Lake Okeechobee has risen a little over 3 inches in the past week thanks to some much-needed rainfall north of the Big O.
According to the Sept. 21 Environmental Conditions Report from the South Florida Water Management District, “As a cold front comes into central Florida this weekend, a narrow band of frontal rains are expected to develop over the central interior on Saturday and slide slightly southward on Sunday. Meanwhile, a large tropical cyclone is likely to take shape over the central Caribbean early next week. While it is too early to forecast the future path of this tropical cyclone, its large circulation and moisture envelope could begin overspreading south Florida on Monday. This would lead to increased precipitation chances early next week, and cause much above average rains during the week 2 period depending on the tropical cyclone’s path. The progress of this tropical disturbance should be carefully monitored over the next few days. For now, below normal rainfall is expected for the 7-day period ending next Tuesday morning.”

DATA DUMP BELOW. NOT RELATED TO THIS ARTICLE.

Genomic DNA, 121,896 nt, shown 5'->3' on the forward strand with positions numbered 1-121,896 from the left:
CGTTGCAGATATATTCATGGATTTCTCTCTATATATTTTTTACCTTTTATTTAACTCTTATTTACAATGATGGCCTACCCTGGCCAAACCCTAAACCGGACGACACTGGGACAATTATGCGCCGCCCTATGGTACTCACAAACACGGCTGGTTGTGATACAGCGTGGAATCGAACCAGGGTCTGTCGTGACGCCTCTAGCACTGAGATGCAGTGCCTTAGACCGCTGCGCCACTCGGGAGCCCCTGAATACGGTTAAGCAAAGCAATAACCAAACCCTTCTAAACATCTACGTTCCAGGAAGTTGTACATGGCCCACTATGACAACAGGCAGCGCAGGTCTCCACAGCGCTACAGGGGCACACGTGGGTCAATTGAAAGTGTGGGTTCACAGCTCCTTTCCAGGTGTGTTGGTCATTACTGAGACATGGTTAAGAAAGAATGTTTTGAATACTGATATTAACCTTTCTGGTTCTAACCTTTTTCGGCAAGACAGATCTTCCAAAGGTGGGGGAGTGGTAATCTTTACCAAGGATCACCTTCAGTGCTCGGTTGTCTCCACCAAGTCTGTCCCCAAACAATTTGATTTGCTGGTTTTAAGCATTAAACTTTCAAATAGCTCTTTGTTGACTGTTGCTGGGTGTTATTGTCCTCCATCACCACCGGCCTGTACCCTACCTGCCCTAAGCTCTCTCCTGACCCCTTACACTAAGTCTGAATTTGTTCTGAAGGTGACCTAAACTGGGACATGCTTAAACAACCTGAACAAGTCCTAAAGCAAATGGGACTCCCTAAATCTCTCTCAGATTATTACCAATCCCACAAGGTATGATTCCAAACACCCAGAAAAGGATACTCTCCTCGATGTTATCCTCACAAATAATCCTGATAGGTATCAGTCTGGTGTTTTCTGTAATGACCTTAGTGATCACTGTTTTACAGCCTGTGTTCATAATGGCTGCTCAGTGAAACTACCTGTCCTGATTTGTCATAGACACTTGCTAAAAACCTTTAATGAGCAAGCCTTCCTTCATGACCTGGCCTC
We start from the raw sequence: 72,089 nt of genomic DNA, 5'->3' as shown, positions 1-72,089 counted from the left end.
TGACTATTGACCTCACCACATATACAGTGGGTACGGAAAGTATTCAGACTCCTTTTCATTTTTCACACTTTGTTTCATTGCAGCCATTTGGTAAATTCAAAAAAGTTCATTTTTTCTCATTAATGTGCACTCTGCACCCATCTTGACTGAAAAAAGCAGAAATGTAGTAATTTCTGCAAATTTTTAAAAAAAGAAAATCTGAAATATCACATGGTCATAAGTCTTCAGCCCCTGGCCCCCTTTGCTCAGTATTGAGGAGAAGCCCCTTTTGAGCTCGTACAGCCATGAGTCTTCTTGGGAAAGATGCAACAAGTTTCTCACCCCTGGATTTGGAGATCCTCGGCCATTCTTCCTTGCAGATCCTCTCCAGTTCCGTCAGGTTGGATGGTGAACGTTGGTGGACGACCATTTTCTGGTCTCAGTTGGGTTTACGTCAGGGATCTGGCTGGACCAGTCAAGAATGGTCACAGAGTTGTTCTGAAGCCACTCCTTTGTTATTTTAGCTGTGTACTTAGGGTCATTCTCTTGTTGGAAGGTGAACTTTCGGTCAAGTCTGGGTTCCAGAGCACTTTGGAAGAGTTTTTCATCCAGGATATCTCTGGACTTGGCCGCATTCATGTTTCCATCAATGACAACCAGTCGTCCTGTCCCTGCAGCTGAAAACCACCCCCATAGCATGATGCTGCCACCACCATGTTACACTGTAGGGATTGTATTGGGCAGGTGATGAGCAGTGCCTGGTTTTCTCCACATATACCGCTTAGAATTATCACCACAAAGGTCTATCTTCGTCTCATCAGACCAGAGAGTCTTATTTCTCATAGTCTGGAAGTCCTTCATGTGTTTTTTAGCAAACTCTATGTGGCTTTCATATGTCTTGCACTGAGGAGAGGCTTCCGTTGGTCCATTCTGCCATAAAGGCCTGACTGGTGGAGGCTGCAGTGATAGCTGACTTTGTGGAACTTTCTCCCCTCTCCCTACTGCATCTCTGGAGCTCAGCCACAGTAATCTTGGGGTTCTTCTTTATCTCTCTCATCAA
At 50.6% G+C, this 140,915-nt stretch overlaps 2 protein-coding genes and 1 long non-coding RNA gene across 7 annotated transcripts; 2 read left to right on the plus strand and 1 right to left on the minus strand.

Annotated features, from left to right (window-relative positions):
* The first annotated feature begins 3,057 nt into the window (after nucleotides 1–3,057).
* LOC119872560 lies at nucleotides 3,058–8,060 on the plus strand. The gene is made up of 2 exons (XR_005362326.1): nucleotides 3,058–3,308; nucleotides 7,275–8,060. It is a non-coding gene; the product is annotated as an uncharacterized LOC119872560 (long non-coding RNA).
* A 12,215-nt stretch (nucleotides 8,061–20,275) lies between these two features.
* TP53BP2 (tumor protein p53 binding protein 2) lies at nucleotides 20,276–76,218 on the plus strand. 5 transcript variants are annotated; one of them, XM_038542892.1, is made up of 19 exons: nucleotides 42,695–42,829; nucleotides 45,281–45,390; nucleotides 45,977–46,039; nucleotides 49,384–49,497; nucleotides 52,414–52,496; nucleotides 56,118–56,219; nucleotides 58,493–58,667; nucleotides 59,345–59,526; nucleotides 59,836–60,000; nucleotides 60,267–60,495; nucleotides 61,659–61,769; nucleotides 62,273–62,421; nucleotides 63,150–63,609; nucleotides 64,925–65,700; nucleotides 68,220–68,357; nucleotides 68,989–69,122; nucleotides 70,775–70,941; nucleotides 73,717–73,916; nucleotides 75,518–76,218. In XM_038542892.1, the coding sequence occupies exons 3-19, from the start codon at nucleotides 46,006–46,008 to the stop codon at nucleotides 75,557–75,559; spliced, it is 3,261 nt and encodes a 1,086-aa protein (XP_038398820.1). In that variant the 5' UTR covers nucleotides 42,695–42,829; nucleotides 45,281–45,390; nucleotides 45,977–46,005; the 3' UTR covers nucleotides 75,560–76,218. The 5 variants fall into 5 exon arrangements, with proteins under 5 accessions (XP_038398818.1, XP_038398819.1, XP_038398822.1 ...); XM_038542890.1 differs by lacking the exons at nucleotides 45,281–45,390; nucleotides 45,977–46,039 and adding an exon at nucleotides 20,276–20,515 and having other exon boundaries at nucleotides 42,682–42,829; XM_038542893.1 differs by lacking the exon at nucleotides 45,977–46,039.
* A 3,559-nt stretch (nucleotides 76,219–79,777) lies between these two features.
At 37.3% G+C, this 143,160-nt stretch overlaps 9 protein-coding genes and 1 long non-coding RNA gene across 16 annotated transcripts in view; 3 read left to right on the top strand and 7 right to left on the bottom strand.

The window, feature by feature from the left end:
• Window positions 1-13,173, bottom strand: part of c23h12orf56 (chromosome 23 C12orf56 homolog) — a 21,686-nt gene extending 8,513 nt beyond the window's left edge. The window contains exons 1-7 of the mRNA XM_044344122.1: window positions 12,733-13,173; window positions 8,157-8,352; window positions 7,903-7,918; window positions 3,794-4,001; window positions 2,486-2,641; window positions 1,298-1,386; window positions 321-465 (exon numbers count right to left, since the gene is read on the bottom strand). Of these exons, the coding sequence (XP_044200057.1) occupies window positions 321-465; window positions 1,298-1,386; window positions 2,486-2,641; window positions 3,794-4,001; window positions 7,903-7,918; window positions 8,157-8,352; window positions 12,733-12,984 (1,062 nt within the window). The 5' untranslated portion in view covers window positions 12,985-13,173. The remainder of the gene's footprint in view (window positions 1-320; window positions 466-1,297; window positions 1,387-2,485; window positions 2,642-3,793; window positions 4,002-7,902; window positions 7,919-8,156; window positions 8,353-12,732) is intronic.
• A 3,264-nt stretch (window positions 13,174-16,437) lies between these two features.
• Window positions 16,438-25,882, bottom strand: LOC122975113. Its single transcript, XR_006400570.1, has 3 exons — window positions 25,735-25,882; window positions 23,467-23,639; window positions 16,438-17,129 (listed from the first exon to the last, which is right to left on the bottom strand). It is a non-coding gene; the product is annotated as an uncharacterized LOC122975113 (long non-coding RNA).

While the National Oceanic and Atmospheric Administration satellite imagery shows algal bloom potential on Lake Okeechobee, tests in recent weeks have not detected any toxins. Of the 28 species of cyanobacteria documented in the Lake Okeechobee Waterway, about 25% are capable of producing toxins. However, even cyanobacteria (often called blue green algae) capable of producing toxins do not always do so.
Flow to the Caloosahatchee averaged 7,267 cubic feet per second (cfs) this week with no flow from Lake Okeechobee. Heavy rainfall in the Caloosahatchee basin is responsible for the increased freshwater flow, which can be damaging to the Caloosahatchee estuary.